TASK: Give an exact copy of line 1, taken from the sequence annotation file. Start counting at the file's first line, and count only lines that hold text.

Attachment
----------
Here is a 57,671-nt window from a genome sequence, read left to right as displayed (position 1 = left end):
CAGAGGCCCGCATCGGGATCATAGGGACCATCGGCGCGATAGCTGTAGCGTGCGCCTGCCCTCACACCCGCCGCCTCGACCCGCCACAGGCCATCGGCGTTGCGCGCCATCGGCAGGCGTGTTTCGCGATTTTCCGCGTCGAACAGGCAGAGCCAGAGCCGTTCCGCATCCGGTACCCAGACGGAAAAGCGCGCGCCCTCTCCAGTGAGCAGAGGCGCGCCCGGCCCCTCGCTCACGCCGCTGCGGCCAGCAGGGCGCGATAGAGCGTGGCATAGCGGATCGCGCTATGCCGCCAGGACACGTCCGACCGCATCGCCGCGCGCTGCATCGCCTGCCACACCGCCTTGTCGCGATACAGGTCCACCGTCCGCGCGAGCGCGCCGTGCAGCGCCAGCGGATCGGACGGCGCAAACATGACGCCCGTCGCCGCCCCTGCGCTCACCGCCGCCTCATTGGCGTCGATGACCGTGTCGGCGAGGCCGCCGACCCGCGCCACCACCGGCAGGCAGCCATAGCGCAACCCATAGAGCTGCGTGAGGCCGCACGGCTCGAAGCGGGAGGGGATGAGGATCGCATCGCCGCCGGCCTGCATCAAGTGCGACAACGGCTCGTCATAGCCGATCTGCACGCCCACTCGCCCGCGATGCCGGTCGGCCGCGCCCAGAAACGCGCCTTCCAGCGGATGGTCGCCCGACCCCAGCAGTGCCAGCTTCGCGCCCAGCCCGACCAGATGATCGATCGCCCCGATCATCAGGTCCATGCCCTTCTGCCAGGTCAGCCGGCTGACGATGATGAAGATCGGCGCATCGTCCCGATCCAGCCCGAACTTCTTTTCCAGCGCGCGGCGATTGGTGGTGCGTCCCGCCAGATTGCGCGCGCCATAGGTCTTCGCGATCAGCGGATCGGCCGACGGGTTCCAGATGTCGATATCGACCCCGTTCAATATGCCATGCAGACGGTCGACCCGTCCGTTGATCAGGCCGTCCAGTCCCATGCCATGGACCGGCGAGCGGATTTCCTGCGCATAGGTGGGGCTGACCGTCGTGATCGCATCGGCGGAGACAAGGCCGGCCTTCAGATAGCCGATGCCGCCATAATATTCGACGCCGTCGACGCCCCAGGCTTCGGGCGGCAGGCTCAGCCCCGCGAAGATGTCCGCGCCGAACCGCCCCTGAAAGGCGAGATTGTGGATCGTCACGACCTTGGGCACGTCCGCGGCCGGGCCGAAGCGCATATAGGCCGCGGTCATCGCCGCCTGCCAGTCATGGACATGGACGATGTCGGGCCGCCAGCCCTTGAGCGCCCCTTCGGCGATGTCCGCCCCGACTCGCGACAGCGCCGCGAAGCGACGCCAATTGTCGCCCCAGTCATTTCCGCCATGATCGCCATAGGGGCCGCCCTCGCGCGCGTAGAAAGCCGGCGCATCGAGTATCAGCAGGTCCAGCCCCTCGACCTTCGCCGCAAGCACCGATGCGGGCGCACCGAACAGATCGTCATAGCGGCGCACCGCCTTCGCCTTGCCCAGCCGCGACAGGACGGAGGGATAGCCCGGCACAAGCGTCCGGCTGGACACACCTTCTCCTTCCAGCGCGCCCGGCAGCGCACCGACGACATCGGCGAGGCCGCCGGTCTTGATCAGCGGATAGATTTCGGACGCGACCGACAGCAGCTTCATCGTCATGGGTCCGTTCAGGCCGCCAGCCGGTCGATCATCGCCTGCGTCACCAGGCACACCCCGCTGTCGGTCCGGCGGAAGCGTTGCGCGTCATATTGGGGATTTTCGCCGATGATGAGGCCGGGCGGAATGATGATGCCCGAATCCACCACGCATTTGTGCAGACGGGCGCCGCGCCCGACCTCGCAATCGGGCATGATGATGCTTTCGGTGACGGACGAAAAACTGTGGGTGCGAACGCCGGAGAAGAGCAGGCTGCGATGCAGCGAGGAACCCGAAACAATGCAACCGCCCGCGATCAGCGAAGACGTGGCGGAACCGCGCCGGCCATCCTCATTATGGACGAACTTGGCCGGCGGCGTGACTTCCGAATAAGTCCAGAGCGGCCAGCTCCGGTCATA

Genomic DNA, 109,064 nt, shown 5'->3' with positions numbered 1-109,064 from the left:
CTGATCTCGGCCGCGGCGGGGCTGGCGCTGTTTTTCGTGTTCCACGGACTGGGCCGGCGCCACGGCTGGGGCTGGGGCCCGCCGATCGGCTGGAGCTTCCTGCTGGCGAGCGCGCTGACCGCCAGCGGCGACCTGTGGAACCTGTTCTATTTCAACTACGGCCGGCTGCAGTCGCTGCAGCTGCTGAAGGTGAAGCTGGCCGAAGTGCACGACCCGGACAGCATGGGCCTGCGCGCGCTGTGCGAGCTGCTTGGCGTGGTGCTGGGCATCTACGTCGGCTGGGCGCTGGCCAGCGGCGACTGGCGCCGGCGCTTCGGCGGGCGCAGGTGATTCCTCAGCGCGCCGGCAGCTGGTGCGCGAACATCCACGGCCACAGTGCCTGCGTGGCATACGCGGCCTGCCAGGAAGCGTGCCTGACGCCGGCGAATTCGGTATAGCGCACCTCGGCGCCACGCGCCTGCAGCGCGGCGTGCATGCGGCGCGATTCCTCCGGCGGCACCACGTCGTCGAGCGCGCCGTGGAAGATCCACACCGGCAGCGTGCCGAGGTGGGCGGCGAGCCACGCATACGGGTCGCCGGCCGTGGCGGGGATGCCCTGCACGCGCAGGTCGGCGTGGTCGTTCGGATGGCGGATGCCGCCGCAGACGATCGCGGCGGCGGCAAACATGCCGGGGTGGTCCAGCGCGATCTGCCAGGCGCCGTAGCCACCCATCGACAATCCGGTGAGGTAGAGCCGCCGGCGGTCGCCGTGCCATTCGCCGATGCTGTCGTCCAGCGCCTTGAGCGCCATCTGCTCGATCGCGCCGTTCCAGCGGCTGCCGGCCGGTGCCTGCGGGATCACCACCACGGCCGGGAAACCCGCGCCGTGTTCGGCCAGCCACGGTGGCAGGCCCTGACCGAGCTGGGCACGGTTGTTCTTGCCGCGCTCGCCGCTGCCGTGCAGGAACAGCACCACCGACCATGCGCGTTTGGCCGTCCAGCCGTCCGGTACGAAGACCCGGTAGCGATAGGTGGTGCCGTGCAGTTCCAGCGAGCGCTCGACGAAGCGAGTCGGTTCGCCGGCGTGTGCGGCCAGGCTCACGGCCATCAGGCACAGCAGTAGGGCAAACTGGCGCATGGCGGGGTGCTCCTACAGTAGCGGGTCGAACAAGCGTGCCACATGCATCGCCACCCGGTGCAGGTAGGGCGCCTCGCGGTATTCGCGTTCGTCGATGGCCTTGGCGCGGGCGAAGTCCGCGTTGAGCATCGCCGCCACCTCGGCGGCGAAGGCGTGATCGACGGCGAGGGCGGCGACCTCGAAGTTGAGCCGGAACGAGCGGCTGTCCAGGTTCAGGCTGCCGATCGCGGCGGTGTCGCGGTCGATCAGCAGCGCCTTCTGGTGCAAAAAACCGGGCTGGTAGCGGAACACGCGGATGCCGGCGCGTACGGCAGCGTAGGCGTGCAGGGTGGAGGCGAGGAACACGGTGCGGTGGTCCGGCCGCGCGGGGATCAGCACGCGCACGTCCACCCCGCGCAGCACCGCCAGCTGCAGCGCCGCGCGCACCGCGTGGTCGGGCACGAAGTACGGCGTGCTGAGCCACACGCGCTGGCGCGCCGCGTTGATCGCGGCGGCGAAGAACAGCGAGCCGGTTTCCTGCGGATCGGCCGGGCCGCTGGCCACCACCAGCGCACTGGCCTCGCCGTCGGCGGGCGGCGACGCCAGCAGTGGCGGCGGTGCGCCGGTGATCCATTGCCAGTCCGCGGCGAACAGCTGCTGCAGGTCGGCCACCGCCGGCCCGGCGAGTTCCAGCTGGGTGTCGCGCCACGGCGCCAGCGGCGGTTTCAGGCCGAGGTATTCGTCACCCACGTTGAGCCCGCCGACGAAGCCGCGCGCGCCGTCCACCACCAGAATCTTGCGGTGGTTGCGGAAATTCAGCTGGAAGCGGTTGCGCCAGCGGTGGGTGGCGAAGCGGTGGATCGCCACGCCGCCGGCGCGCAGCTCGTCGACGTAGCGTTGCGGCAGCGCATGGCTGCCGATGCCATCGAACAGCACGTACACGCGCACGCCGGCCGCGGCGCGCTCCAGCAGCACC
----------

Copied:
Here is a 57,671-nt window from a genome sequence, read left to right as displayed (position 1 = left end):